Saturday Chatterdump

Saturday Chatterdump

Saturday Chatterdump

Gossip, speculation, and scuttlebutt about politics.
Sept. 12 1998 4:28 PM

Saturday Chatterdump

Ingratitude Watch, Part One: The Starr report pinpoints the Washington Post as the publication that broke the Monica Lewinsky story--not the Drudge Report, which dribbled out key portions of the story in the days immediately proceeding the Post piece, and which has been Starr's staunchest media ally.

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Ingratitude Watch, Part Two: Sidney Blumenthal is arguably Bill Clinton's most ardent defender on the White House staff (and before that was surely his most ardent defender in the press, a role that actually entailed some personal sacrifice because it harmed his prestige within the journalism profession). Yet Clinton lied his head off to Blumenthal about his relationship with Monica, saying he rebuffed her sexual advances, and (in a sly appeal to Blumenthal's intellectual vanity) comparing himself to the protagonist of Darkness at Noon.

Dick Morris is arguably Bill Clinton's most disloyal sometime ally. He bad-mouths Clinton and, especially, Hillary, to the press all the time, schemed to write a tell-all memoir at the height of the 1996 presidential campaign, and caused that campaign intense embarrassment when his own romps with a prostitute turned up in the tabloids. Yet Clinton came closer to telling Morris the truth about his relationship with Monica than he did with anyone else we know about: According to Morris' grand jury testimony, Clinton told him on Jan. 21, "I mean, with this girl, I didn't do what they said, but I did...do something."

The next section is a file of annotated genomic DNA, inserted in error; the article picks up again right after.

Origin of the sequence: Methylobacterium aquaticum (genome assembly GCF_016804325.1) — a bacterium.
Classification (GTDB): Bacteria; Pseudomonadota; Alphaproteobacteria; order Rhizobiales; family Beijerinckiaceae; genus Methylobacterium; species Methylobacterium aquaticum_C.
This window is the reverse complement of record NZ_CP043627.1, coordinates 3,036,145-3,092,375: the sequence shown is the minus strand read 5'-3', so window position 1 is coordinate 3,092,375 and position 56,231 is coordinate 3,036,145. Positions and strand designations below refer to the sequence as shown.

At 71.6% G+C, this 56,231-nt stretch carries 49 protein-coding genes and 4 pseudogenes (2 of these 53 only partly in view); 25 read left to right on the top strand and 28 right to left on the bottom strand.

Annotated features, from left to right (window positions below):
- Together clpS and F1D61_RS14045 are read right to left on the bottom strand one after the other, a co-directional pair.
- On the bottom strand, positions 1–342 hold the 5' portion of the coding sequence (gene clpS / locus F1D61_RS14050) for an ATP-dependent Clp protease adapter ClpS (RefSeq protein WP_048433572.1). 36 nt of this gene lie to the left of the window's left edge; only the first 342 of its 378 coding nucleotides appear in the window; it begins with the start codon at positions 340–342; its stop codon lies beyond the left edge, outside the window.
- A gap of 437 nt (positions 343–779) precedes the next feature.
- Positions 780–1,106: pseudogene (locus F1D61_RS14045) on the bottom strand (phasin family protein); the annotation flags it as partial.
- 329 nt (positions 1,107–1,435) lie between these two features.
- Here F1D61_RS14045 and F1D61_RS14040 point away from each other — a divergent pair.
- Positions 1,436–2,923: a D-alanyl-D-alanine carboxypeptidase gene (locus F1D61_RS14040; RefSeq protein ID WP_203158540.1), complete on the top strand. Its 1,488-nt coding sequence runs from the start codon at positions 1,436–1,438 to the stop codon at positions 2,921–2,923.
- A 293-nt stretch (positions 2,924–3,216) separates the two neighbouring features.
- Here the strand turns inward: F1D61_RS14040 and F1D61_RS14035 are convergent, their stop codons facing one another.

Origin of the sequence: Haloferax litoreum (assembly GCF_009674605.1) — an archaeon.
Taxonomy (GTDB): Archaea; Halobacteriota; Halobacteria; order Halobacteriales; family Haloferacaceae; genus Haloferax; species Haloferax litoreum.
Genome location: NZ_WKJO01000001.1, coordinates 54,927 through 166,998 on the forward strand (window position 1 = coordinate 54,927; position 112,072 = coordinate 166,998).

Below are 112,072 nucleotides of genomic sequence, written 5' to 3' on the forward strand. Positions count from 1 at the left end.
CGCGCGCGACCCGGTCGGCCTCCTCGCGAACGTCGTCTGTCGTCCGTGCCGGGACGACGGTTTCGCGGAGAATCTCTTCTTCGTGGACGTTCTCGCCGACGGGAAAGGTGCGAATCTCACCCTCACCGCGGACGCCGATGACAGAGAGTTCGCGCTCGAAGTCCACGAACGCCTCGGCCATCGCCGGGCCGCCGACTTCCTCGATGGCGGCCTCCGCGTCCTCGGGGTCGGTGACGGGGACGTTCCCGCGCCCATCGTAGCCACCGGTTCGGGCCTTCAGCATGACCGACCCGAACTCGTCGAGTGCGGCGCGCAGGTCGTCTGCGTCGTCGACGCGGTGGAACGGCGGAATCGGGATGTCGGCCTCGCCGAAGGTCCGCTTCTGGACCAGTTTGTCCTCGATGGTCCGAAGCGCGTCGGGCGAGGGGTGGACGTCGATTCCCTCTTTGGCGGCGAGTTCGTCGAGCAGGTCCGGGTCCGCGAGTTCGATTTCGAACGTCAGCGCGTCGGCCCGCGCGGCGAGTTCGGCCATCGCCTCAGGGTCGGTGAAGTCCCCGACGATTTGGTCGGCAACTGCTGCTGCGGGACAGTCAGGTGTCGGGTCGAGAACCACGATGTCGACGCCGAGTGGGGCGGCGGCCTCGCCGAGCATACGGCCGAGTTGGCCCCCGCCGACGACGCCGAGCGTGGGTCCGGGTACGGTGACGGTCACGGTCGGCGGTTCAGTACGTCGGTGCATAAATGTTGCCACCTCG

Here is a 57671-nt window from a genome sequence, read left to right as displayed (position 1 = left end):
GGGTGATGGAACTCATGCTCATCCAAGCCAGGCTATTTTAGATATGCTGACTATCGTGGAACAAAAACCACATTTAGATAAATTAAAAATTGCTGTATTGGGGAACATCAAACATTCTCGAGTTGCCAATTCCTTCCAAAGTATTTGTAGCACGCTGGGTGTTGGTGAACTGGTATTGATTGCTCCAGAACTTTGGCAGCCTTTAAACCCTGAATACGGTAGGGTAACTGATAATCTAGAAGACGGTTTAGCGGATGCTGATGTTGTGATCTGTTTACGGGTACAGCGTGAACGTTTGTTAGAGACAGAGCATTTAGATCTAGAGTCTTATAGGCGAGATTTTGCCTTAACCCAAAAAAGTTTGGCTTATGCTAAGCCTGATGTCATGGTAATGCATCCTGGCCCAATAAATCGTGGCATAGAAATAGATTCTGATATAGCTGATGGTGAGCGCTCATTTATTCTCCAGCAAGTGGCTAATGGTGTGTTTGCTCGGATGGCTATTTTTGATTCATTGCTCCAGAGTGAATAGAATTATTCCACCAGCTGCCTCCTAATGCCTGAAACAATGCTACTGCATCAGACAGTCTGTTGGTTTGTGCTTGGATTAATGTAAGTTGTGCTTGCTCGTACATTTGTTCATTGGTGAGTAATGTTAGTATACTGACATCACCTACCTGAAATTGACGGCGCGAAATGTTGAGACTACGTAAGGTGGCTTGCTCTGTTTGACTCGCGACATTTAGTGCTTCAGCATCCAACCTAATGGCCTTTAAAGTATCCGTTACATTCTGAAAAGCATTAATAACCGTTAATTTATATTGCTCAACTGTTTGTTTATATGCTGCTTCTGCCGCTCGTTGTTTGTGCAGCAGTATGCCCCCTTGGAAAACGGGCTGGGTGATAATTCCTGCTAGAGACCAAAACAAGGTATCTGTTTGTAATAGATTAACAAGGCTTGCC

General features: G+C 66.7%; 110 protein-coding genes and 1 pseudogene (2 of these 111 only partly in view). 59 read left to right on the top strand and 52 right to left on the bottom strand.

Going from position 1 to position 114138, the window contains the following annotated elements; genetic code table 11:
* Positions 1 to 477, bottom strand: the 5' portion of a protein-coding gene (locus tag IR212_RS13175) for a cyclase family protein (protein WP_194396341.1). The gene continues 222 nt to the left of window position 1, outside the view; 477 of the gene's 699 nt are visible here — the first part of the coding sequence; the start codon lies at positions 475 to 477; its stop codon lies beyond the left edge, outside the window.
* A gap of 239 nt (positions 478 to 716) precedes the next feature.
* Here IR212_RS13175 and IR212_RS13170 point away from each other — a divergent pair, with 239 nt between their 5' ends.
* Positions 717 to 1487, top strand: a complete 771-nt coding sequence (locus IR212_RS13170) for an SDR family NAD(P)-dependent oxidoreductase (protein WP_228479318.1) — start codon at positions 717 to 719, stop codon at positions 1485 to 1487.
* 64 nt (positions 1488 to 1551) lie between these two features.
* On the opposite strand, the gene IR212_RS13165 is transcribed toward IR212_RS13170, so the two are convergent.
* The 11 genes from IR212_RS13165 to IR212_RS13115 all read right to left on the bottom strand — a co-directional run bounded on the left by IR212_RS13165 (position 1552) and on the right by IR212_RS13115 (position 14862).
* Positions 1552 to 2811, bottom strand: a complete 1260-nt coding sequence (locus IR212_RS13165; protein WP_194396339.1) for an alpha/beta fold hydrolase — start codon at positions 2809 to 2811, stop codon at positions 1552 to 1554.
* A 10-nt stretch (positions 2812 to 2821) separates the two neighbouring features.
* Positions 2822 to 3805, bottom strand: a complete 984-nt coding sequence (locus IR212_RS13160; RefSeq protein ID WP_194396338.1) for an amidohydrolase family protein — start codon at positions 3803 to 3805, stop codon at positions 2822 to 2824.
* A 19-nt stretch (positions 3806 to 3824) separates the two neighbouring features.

Moral: Treat Clinton nicely and he'll treat you badly. Treat Clinton badly and he'll treat you nicely.

Offline Journalism Watch: Chatterbox tosses a Columbia Journalism Review-style Dart at the New York Times for failing to include footnotes in what it (falsely) calls its "Full Text of Findings Sent to Congress." Far from being nitpicky and tedious, as the Times editors probably guessed, the footnotes are essential to understanding the document, since frequently it's impossible to tell whose testimony is being quoted without consulting them. (Chatterboxes apercu watch would be impossible without frequently consulting the footnotes.) They are also often very entertaining. Chatterbox particularly covets Footnote 439, which quotes Monica's letter draft to Clinton thanking him for Leaves of Grass ("All of my life, everyone has always said that I am a difficult person for whom to shop....") and Footnote 445, wherein our heroine initially mistakes the now-famous semen stain on her cocktail dress for "spinach dip."

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--Timothy Noah and Walter Shapiro